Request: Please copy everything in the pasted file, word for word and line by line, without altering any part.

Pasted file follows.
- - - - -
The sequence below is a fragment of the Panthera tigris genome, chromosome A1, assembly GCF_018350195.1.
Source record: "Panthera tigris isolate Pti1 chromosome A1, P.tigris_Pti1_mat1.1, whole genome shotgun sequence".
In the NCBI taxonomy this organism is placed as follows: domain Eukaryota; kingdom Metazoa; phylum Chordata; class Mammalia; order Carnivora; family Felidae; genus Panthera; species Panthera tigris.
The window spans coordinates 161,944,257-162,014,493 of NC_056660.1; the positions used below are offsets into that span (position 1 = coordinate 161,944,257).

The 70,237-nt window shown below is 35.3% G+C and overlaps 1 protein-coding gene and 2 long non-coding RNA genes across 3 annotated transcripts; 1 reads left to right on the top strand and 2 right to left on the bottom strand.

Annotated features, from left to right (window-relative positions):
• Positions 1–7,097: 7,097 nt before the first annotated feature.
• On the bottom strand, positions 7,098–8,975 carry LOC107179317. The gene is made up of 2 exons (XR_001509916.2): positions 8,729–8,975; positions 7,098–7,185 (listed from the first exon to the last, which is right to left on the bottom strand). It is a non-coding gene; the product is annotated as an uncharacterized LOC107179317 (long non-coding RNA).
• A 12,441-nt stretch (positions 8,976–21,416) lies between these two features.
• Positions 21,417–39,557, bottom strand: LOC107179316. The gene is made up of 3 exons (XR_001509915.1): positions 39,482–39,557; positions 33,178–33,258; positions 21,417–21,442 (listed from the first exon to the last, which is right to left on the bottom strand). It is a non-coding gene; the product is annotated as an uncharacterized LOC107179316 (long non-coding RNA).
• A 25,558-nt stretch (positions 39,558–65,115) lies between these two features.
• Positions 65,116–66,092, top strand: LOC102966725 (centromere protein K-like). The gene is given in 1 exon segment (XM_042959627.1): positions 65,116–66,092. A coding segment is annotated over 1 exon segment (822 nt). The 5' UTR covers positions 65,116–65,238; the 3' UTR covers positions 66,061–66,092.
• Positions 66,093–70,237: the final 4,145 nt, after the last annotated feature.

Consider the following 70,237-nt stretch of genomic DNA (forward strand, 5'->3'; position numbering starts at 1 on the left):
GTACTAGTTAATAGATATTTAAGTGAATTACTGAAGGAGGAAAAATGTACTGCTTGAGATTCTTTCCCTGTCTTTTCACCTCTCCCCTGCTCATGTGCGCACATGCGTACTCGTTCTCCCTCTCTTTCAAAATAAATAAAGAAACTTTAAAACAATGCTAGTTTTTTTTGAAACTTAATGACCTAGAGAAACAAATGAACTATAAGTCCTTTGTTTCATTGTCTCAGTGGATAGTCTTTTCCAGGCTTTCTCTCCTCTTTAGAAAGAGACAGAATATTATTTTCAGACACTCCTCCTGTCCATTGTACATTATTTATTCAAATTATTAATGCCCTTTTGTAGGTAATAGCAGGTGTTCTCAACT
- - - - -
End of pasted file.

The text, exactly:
The sequence below is a fragment of the Panthera tigris genome, chromosome A1, assembly GCF_018350195.1.
Source record: "Panthera tigris isolate Pti1 chromosome A1, P.tigris_Pti1_mat1.1, whole genome shotgun sequence".
In the NCBI taxonomy this organism is placed as follows: domain Eukaryota; kingdom Metazoa; phylum Chordata; class Mammalia; order Carnivora; family Felidae; genus Panthera; species Panthera tigris.
The window spans coordinates 161,944,257-162,014,493 of NC_056660.1; the positions used below are offsets into that span (position 1 = coordinate 161,944,257).

The 70,237-nt window shown below is 35.3% G+C and overlaps 1 protein-coding gene and 2 long non-coding RNA genes across 3 annotated transcripts; 1 reads left to right on the top strand and 2 right to left on the bottom strand.

Annotated features, from left to right (window-relative positions):
• Positions 1–7,097: 7,097 nt before the first annotated feature.
• On the bottom strand, positions 7,098–8,975 carry LOC107179317. The gene is made up of 2 exons (XR_001509916.2): positions 8,729–8,975; positions 7,098–7,185 (listed from the first exon to the last, which is right to left on the bottom strand). It is a non-coding gene; the product is annotated as an uncharacterized LOC107179317 (long non-coding RNA).
• A 12,441-nt stretch (positions 8,976–21,416) lies between these two features.
• Positions 21,417–39,557, bottom strand: LOC107179316. The gene is made up of 3 exons (XR_001509915.1): positions 39,482–39,557; positions 33,178–33,258; positions 21,417–21,442 (listed from the first exon to the last, which is right to left on the bottom strand). It is a non-coding gene; the product is annotated as an uncharacterized LOC107179316 (long non-coding RNA).
• A 25,558-nt stretch (positions 39,558–65,115) lies between these two features.
• Positions 65,116–66,092, top strand: LOC102966725 (centromere protein K-like). The gene is given in 1 exon segment (XM_042959627.1): positions 65,116–66,092. A coding segment is annotated over 1 exon segment (822 nt). The 5' UTR covers positions 65,116–65,238; the 3' UTR covers positions 66,061–66,092.
• Positions 66,093–70,237: the final 4,145 nt, after the last annotated feature.

Consider the following 70,237-nt stretch of genomic DNA (forward strand, 5'->3'; position numbering starts at 1 on the left):
GTACTAGTTAATAGATATTTAAGTGAATTACTGAAGGAGGAAAAATGTACTGCTTGAGATTCTTTCCCTGTCTTTTCACCTCTCCCCTGCTCATGTGCGCACATGCGTACTCGTTCTCCCTCTCTTTCAAAATAAATAAAGAAACTTTAAAACAATGCTAGTTTTTTTTGAAACTTAATGACCTAGAGAAACAAATGAACTATAAGTCCTTTGTTTCATTGTCTCAGTGGATAGTCTTTTCCAGGCTTTCTCTCCTCTTTAGAAAGAGACAGAATATTATTTTCAGACACTCCTCCTGTCCATTGTACATTATTTATTCAAATTATTAATGCCCTTTTGTAGGTAATAGCAGGTGTTCTCAACT